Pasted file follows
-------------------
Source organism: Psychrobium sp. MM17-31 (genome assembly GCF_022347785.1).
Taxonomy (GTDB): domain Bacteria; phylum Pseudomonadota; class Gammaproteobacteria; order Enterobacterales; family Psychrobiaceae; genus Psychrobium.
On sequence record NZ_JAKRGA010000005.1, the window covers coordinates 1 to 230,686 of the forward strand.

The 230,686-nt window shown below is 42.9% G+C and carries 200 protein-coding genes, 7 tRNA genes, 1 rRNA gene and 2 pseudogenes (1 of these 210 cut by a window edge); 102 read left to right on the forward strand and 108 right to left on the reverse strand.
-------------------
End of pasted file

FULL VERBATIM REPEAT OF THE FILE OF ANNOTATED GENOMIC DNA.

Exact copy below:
Source organism: Psychrobium sp. MM17-31 (genome assembly GCF_022347785.1).
Taxonomy (GTDB): domain Bacteria; phylum Pseudomonadota; class Gammaproteobacteria; order Enterobacterales; family Psychrobiaceae; genus Psychrobium.
On sequence record NZ_JAKRGA010000005.1, the window covers coordinates 1 to 230,686 of the forward strand.

The 230,686-nt window shown below is 42.9% G+C and carries 200 protein-coding genes, 7 tRNA genes, 1 rRNA gene and 2 pseudogenes (1 of these 210 cut by a window edge); 102 read left to right on the forward strand and 108 right to left on the reverse strand.